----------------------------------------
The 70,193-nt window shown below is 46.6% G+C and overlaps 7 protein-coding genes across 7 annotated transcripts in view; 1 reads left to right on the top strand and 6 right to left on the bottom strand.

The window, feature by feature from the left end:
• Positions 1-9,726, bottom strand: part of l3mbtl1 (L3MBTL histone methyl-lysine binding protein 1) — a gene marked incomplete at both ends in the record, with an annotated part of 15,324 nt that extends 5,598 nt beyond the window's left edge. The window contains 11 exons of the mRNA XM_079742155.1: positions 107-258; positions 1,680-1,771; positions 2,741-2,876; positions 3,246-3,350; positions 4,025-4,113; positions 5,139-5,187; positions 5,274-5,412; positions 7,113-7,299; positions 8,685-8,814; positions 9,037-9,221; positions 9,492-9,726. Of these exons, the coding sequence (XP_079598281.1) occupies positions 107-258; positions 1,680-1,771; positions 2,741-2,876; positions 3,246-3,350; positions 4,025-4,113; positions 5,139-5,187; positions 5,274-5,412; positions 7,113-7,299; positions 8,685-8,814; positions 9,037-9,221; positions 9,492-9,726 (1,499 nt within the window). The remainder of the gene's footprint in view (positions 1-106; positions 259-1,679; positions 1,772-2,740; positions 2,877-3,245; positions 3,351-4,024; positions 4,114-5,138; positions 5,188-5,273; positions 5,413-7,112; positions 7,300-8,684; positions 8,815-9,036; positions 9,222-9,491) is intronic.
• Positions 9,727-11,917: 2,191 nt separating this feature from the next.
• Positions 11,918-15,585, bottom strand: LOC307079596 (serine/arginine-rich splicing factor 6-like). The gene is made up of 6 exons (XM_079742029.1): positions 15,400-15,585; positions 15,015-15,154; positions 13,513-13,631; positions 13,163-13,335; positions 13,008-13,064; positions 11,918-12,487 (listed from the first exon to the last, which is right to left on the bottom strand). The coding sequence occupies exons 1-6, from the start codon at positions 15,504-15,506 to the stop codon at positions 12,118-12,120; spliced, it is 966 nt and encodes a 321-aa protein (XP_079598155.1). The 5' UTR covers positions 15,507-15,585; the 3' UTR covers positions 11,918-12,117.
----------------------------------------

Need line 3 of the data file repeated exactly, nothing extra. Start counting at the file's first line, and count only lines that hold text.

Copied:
• Positions 1-9,726, bottom strand: part of l3mbtl1 (L3MBTL histone methyl-lysine binding protein 1) — a gene marked incomplete at both ends in the record, with an annotated part of 15,324 nt that extends 5,598 nt beyond the window's left edge. The window contains 11 exons of the mRNA XM_079742155.1: positions 107-258; positions 1,680-1,771; positions 2,741-2,876; positions 3,246-3,350; positions 4,025-4,113; positions 5,139-5,187; positions 5,274-5,412; positions 7,113-7,299; positions 8,685-8,814; positions 9,037-9,221; positions 9,492-9,726. Of these exons, the coding sequence (XP_079598281.1) occupies positions 107-258; positions 1,680-1,771; positions 2,741-2,876; positions 3,246-3,350; positions 4,025-4,113; positions 5,139-5,187; positions 5,274-5,412; positions 7,113-7,299; positions 8,685-8,814; positions 9,037-9,221; positions 9,492-9,726 (1,499 nt within the window). The remainder of the gene's footprint in view (positions 1-106; positions 259-1,679; positions 1,772-2,740; positions 2,877-3,245; positions 3,351-4,024; positions 4,114-5,138; positions 5,188-5,273; positions 5,413-7,112; positions 7,300-8,684; positions 8,815-9,036; positions 9,222-9,491) is intronic.